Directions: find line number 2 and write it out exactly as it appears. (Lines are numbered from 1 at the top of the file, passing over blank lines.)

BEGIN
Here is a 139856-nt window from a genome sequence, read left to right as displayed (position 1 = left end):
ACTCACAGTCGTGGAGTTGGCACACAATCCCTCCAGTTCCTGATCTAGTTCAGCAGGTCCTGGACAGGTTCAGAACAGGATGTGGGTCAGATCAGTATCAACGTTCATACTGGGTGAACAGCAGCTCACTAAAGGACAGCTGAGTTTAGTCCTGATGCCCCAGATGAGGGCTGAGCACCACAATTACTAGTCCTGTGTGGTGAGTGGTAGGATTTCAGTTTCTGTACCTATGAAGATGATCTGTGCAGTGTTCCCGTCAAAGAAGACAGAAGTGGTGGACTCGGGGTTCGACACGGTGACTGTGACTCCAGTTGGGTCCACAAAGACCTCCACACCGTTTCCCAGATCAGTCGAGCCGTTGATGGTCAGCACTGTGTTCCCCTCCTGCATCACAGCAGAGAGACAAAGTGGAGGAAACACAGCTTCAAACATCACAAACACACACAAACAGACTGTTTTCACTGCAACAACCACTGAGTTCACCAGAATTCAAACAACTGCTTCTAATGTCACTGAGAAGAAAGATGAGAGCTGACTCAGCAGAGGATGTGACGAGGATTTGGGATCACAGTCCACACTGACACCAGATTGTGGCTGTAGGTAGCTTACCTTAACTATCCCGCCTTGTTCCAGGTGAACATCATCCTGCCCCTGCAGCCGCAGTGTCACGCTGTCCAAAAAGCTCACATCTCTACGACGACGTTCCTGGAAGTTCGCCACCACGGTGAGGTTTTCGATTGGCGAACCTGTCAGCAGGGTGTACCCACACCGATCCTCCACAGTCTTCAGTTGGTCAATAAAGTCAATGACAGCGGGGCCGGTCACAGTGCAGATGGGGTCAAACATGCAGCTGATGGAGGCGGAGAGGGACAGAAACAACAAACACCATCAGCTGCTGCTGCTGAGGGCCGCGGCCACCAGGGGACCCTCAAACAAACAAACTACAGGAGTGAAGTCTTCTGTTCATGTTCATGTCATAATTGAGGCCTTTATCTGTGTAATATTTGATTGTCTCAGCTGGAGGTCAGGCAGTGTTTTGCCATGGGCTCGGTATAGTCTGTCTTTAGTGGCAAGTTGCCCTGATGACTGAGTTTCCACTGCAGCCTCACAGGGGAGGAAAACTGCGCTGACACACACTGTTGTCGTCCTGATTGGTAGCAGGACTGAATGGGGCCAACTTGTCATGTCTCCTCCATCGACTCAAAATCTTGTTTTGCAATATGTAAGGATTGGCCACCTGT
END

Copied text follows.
ACTCACAGTCGTGGAGTTGGCACACAATCCCTCCAGTTCCTGATCTAGTTCAGCAGGTCCTGGACAGGTTCAGAACAGGATGTGGGTCAGATCAGTATCAACGTTCATACTGGGTGAACAGCAGCTCACTAAAGGACAGCTGAGTTTAGTCCTGATGCCCCAGATGAGGGCTGAGCACCACAATTACTAGTCCTGTGTGGTGAGTGGTAGGATTTCAGTTTCTGTACCTATGAAGATGATCTGTGCAGTGTTCCCGTCAAAGAAGACAGAAGTGGTGGACTCGGGGTTCGACACGGTGACTGTGACTCCAGTTGGGTCCACAAAGACCTCCACACCGTTTCCCAGATCAGTCGAGCCGTTGATGGTCAGCACTGTGTTCCCCTCCTGCATCACAGCAGAGAGACAAAGTGGAGGAAACACAGCTTCAAACATCACAAACACACACAAACAGACTGTTTTCACTGCAACAACCACTGAGTTCACCAGAATTCAAACAACTGCTTCTAATGTCACTGAGAAGAAAGATGAGAGCTGACTCAGCAGAGGATGTGACGAGGATTTGGGATCACAGTCCACACTGACACCAGATTGTGGCTGTAGGTAGCTTACCTTAACTATCCCGCCTTGTTCCAGGTGAACATCATCCTGCCCCTGCAGCCGCAGTGTCACGCTGTCCAAAAAGCTCACATCTCTACGACGACGTTCCTGGAAGTTCGCCACCACGGTGAGGTTTTCGATTGGCGAACCTGTCAGCAGGGTGTACCCACACCGATCCTCCACAGTCTTCAGTTGGTCAATAAAGTCAATGACAGCGGGGCCGGTCACAGTGCAGATGGGGTCAAACATGCAGCTGATGGAGGCGGAGAGGGACAGAAACAACAAACACCATCAGCTGCTGCTGCTGAGGGCCGCGGCCACCAGGGGACCCTCAAACAAACAAACTACAGGAGTGAAGTCTTCTGTTCATGTTCATGTCATAATTGAGGCCTTTATCTGTGTAATATTTGATTGTCTCAGCTGGAGGTCAGGCAGTGTTTTGCCATGGGCTCGGTATAGTCTGTCTTTAGTGGCAAGTTGCCCTGATGACTGAGTTTCCACTGCAGCCTCACAGGGGAGGAAAACTGCGCTGACACACACTGTTGTCGTCCTGATTGGTAGCAGGACTGAATGGGGCCAACTTGTCATGTCTCCTCCATCGACTCAAAATCTTGTTTTGCAATATGTAAGGATTGGCCACCTGT